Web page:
Additional tools exist for the OIRA Administrator to evaluate the unintended adverse consequences of agency regulations. While a regulation’s stated goal may be to address a particular market failure or social concern, overly ambitious or ambiguous regulations could lead to a net increase in economic harm or social inequities. In addition, OIRA plays an important role in ensuring that agencies appropriately consider both direct and indirect regulatory costs so that agencies understand the full impacts of their policies when weighed against estimated benefits. Thorough and justifiable cost-benefit analysis will help increase regulatory durability and steer chosen policy options to technologically and economically feasible alternatives, achieving important policy goals at a lower cost to regulated parties and to society, and making regulation more effective, more reasonable, and more defensible.
For small businesses, the Regulatory Flexibility Act (RFA) is fundamental to helping identify feasible and lower cost alternatives for compliance. The RFA helps agencies better understand on-the-ground experiences of small business owners by requiring agency disclosure of regulatory costs on small businesses and prompting the consideration of less burdensome alternatives. The Small Business Administration’s Office of Advocacy collaborates with OIRA on regulations that have a significant economic impact on a substantial number of small entities. Both agencies work with small businesses to identify alternative regulatory provisions and to avoid duplicate or overlapping federal agency requirements. The OIRA administrator should ensure this process is transparent regarding the increased costs from new regulatory requirements and the attendant inflationary impacts on America’s small business community.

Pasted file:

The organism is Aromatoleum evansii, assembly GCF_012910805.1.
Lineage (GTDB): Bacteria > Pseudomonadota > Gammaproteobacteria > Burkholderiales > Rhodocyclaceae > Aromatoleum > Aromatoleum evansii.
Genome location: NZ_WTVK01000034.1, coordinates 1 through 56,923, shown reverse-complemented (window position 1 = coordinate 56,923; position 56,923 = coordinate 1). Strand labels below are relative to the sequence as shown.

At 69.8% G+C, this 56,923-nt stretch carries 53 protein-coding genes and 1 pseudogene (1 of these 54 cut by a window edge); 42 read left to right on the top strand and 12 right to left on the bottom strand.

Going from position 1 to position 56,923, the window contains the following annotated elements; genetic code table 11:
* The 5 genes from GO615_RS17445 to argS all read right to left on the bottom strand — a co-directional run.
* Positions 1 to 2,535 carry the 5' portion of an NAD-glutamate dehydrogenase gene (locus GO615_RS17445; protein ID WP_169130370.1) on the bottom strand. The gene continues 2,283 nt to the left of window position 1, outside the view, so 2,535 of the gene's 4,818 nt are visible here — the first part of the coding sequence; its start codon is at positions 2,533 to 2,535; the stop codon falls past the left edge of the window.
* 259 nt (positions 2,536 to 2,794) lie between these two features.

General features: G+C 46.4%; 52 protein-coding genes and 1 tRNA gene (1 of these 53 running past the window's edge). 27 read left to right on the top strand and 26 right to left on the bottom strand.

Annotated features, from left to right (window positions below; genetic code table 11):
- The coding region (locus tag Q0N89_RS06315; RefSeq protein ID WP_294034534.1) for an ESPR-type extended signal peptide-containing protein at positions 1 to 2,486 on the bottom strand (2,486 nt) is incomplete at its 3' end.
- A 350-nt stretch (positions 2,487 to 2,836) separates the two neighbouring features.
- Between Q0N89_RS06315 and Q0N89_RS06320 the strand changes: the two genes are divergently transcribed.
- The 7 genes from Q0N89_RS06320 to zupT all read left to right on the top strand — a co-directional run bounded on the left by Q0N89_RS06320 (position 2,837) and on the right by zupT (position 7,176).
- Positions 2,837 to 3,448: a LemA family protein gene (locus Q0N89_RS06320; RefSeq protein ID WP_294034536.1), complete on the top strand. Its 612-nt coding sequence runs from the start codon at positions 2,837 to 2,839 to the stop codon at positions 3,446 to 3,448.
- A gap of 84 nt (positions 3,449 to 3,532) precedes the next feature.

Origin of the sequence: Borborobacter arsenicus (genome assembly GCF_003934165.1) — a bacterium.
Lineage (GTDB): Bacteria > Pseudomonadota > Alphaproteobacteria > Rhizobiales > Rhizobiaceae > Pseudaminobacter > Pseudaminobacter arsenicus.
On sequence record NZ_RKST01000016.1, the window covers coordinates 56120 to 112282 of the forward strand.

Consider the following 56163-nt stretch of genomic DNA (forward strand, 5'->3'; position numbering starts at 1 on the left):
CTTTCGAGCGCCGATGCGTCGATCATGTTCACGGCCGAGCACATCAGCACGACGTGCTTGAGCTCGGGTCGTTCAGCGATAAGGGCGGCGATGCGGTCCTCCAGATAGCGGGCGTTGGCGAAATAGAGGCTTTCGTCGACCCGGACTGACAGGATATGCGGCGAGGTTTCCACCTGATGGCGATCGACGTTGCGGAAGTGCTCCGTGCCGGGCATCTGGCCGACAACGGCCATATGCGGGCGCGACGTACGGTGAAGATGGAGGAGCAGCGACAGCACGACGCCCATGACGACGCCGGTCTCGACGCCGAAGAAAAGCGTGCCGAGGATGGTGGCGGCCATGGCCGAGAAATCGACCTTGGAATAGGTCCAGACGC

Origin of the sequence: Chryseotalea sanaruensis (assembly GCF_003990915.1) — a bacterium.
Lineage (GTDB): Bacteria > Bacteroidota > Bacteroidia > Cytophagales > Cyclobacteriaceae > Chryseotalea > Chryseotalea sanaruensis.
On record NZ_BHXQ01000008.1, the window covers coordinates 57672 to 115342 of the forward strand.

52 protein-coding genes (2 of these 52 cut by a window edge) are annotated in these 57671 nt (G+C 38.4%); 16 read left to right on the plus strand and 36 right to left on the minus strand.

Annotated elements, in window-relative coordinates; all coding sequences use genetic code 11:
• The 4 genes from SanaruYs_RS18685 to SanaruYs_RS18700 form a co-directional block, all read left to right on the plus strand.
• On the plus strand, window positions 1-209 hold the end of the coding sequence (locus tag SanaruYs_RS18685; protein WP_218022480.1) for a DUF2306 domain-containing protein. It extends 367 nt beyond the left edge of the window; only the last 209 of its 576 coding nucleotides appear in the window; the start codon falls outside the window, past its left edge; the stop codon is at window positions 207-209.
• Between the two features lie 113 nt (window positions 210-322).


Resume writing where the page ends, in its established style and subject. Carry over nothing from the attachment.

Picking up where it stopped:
The Unfunded Mandates Reform Act (UMRA) also provides an avenue for OIRA to facilitate the evaluation of regulatory impacts not only on state, local, and tribal governments, but also on the private sector, with a focus on particular sectors of the economy, on jobs, and employment. The UMRA is an important statute that provides another tool to the OIRA administrator that should be leveraged to help guide the executive branch’s regulatory agenda.
The OIRA administrator also oversees agency compliance with the Paperwork Reduction Act, the law that established OIRA. Whether agencies properly account for the burden of collecting data, the utility of that data, and the need to protect the confidentiality of that data are issues that surface frequently, and which require an OIRA Administrator willing to hold agencies accountable.
The consideration of Mr. Revesz’s nomination presents an opportunity for the Committee to review OIRA’s important role as the central oversight body for agency regulatory policy – a role with elevated importance during the current inflationary environment. The Chamber believes that continued collaboration and dialogue between the public and private sector is the best way to ensure continued progress in a manner that enhances economic growth and avoids undue burdens on businesses and consumers. We encourage the Committee to ensure that OIRA maintains its focus on implementing smart regulatory policy that appropriately considers the cumulative effect of agency actions on the entire economy, especially during this period of economic uncertainty.
Neil L. Bradley
Executive Vice President, Chief Policy Officer,
and Head of Strategic Advocacy
U.S. Chamber of Commerce
cc: Members of the Committee on Homeland Security and Governmental Affairs